Undoubtedly, genetically modified food helps immensely in combating global hunger. However, one of the concerns would be determining the edibility of the crops. As new crops are developed, tests would be necessary to determine if they are safe for human consumption. With most of the tests currently done only on animals, how would scientists predict the repercussions when eaten by humans? As it is an ethical issue on its own in testing these crops on human beings, none of the modified crops have actually been given a proper field test. Would it be morally right to request for volunteers who would be willing to be test subjects? With growing tumours and organ damage evident in rats which were tested, do these severe long term consequences outweigh the benefit having more food readily available for consumption?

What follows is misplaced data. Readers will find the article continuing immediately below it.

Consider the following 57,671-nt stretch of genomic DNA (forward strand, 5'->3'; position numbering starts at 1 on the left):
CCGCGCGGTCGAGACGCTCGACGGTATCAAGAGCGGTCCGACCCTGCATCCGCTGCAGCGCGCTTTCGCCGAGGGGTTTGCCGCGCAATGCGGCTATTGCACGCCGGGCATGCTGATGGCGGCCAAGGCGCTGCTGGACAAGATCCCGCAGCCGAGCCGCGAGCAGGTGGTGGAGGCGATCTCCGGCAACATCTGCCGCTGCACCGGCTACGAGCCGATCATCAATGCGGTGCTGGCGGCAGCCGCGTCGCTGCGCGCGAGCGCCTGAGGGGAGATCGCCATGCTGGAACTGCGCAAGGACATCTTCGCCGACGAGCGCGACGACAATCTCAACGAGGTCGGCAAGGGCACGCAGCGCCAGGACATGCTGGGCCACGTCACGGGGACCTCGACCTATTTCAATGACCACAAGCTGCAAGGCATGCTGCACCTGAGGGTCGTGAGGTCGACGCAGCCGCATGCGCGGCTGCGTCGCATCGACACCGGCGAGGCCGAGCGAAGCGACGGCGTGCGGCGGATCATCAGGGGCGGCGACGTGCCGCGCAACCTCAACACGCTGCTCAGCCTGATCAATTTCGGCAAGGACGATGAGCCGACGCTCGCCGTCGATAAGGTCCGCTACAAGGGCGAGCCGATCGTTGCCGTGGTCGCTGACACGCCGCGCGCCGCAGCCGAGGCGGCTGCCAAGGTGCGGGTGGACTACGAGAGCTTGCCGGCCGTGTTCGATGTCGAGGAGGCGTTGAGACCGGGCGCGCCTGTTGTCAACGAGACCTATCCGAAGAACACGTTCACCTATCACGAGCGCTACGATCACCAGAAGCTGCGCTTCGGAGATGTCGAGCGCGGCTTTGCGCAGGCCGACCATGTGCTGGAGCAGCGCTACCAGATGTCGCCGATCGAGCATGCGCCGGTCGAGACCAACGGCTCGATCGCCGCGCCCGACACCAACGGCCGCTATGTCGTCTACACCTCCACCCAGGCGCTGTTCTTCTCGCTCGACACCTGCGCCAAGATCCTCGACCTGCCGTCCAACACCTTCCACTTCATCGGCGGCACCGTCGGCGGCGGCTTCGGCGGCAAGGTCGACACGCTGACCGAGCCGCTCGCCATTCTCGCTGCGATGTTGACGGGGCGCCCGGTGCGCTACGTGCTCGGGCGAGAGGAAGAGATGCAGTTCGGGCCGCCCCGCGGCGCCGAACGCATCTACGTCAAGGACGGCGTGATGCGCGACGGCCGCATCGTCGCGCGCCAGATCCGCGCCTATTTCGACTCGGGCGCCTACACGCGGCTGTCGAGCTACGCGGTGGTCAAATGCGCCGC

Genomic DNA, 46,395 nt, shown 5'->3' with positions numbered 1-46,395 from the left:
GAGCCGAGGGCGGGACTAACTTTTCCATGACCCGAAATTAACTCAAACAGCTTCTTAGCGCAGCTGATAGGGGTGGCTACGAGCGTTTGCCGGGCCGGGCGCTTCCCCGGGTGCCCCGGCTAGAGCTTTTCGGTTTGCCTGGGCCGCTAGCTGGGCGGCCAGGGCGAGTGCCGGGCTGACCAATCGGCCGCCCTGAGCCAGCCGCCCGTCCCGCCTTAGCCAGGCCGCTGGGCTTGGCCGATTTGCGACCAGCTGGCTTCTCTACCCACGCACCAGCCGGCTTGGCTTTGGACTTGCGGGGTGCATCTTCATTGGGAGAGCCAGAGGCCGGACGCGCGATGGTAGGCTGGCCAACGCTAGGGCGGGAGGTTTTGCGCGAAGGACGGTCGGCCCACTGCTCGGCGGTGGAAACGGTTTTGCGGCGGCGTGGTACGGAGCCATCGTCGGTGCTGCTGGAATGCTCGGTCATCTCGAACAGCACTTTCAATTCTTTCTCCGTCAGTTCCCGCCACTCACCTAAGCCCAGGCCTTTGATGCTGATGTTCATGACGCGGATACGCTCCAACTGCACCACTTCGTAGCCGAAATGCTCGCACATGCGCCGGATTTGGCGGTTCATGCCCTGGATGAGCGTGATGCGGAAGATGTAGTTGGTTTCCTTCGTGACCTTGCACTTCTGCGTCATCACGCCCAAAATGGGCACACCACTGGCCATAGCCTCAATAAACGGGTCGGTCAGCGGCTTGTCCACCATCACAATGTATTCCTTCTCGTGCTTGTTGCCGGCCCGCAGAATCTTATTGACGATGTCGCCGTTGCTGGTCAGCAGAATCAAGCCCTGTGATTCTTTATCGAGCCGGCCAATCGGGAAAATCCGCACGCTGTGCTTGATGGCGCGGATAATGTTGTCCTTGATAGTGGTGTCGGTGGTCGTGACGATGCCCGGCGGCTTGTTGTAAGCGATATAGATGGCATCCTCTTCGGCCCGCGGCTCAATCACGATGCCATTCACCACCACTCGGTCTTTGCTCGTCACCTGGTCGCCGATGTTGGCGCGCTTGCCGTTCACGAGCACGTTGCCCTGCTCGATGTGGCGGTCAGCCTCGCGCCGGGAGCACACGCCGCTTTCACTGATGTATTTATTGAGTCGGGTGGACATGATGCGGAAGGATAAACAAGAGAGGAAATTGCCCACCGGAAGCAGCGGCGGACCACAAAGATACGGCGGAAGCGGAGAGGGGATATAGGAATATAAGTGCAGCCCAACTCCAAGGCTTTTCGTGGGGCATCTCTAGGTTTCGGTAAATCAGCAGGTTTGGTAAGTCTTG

In addition to increased nutrients as stated before, research has proven that the composition of vitamins and minerals within GMC differ from natural crops. This variation can potentially be a huge issue as consumers with allergies would be at risk after ingesting a GM food when its natural counterpart would not have triggered allergic reactions. With different companies implementing different alterations, the lives of consumers with allergies would be threatened if there is a lack of clear indications of the difference in mineral levels.